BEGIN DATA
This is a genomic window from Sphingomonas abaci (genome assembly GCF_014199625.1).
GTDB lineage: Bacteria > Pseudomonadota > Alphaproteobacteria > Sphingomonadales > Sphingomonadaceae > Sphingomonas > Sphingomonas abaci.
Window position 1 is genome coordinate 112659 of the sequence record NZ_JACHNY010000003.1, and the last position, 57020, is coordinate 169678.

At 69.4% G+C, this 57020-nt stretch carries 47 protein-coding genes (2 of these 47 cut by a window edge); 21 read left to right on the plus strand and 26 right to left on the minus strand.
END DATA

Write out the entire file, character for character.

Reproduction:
This is a genomic window from Sphingomonas abaci (genome assembly GCF_014199625.1).
GTDB lineage: Bacteria > Pseudomonadota > Alphaproteobacteria > Sphingomonadales > Sphingomonadaceae > Sphingomonas > Sphingomonas abaci.
Window position 1 is genome coordinate 112659 of the sequence record NZ_JACHNY010000003.1, and the last position, 57020, is coordinate 169678.

At 69.4% G+C, this 57020-nt stretch carries 47 protein-coding genes (2 of these 47 cut by a window edge); 21 read left to right on the plus strand and 26 right to left on the minus strand.